Whenever I cook a roast chicken, or I buy a rotisserie chicken I save the carcass. I bag them up and store them in the freezer until I have enough for a large pan of chicken stock. Homemade chicken stock is unlike anything you can buy, it's rich and delicious and has an almost velvety smooth taste. That and the bones give it an excellent thickness. If you cook it long enough and with enough bones, your cold stock should thicken to a jelly consistency. If it does you know you have a great stock.
I warn you this isn't a quick recipe, the longer you can cook the stock for the better. You want every bit of flavour and goodness to come out of those bones. I cooked my stock long and slow, all in all the bones had around 8 hours in the simmering liquid. Some people might then remove the bones, cool the stock and remove the fat layer. I don't, there are nutrients in that fat. Honestly! And also there is a lot of flavour in it.
Due to the long cooking time, I don't use meaty chicken joints as they go stringy and frankly inedible. This stock is about the bones, we want the nutrients and flavour from the bones, it after all alone a bone broth. This is why it takes such a long time to cook. If you have a large slow cooker you can cook this stock on medium for 12 hours.
If you are using a whole chicken or chicken pieces. Cook the meat in the simmering liquid for about an hour before removing from the stock. Strip the meat from the bones and add them back into the broth to keep cooking. Allow the meat to cool and then refrigerate until needed.
The bones and vegetables become very soft after long cooking so I tend to strain this through a sieve lined with a new, clean j-cloth. This isn't the cleanest process but it does leave you with a beautifully clear broth. When recipes call for a bone broth, this is the stock I use. It is packed with flavour.
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Chicken Stock - A Nutritious Bone Broth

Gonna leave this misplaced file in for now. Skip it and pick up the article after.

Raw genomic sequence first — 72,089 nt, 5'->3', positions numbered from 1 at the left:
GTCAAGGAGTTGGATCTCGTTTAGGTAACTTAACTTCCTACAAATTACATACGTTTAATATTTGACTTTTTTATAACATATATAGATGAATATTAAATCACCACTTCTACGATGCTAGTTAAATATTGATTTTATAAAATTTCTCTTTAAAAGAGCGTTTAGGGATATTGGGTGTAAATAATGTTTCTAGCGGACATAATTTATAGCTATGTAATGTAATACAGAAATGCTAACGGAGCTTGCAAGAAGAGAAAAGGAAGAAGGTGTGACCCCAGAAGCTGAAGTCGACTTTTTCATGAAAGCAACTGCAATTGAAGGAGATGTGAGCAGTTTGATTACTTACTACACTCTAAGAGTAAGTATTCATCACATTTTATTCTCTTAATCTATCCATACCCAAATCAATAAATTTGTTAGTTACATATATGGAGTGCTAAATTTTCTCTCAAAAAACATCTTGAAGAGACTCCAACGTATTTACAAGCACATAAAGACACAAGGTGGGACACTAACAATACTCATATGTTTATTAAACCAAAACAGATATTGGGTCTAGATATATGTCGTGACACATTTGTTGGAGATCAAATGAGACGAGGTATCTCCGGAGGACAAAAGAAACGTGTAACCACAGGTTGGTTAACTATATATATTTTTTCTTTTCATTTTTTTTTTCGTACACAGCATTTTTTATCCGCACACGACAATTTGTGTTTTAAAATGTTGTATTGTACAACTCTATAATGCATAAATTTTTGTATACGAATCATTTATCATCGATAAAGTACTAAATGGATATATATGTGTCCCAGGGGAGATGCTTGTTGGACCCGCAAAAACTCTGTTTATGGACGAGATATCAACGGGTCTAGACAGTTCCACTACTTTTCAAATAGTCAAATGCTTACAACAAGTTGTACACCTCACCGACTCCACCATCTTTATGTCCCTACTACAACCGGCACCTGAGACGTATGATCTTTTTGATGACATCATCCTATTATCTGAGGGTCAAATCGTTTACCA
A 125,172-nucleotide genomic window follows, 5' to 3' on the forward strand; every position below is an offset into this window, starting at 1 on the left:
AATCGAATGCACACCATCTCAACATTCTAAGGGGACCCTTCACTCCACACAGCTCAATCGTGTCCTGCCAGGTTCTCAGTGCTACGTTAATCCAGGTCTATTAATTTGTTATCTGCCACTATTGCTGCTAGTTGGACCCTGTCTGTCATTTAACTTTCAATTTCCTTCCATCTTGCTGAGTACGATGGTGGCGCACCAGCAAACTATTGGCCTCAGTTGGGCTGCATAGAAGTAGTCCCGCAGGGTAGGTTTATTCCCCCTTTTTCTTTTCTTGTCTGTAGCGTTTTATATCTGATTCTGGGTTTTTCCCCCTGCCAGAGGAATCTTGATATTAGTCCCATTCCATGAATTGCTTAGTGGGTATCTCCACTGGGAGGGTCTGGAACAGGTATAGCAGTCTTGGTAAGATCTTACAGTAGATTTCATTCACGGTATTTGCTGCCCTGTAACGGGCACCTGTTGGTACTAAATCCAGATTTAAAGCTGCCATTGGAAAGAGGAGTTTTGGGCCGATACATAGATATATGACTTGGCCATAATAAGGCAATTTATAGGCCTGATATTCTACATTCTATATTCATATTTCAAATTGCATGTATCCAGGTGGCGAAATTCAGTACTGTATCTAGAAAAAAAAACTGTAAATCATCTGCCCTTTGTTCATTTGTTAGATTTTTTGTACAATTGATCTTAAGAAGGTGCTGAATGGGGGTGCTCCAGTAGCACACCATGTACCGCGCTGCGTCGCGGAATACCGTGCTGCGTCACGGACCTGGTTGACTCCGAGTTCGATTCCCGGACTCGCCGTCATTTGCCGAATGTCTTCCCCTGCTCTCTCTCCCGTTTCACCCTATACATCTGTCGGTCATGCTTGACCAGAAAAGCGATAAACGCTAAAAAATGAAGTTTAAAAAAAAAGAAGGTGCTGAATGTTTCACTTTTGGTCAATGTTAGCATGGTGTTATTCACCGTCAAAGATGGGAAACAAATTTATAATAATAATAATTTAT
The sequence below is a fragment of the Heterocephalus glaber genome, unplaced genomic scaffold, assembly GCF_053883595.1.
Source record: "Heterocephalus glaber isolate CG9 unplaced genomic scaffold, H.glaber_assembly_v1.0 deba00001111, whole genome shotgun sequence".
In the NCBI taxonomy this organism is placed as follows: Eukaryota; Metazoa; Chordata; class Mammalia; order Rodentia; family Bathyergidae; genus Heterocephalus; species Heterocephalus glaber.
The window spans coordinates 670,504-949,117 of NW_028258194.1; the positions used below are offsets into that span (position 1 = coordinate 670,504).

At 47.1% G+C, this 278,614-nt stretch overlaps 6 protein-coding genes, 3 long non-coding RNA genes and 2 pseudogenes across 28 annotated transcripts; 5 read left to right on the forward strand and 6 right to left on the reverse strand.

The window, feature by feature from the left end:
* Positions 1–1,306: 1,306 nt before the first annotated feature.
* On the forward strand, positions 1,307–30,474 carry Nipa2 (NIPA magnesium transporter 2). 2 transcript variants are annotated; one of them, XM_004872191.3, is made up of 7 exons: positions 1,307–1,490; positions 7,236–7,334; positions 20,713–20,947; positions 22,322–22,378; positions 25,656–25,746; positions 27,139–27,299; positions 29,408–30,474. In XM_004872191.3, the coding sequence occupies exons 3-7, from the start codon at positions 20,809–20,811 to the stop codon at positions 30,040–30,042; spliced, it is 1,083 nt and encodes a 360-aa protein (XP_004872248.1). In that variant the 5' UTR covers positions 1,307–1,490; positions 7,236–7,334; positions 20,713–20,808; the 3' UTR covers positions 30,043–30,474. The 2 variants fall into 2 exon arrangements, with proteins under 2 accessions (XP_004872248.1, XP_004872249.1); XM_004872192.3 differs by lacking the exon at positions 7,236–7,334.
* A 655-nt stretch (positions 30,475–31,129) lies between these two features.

- 3 kg chicken (Roasted chicken carcasses, chicken wings/winglettes, left over bones from chicken drumsticks)
- 1 tablespoon apple cider vinegar
- 3 onions
- 3 carrots
- 2 sticks of celery
- 1 teaspoon peppercorns
- 5 garlic cloves (unpeeled)
- Place the chicken into a very large stock pot and add enough cold water to cover the bones.
- Add the cider vinegar and leave the mixture to sit for half an hour.
- Roughly chop the onions, carrots and celery.
- Place the pan on the heat and add the chopped veg, garlic and peppercorns.
- Bring the water to a boil, then reduce the heat to its very lowest setting and place on a vented lid.
- During the first couple of hours use a large spoon to skim off any foam/scum that rises to the top of your stock. This should reduce after the initial cooking period.
- Allow the stock to cook at the lowest possible heat for at least 6 hours, 12 hours would be even better.
- Remove from the heat and carefully pour the stock through a sieve lined with a clean J-cloth. You will need to do this slowly to ensure you don't dump all the solids back over the side of the sieve and into your stock. Even better would be do to it in 2 or 3 small portions.
- Return the stock to the hob, bring to the boil and boil vigorously for 10 minutes.
- Your stock is now ready to use in soups, risottos or to freeze for when you need it.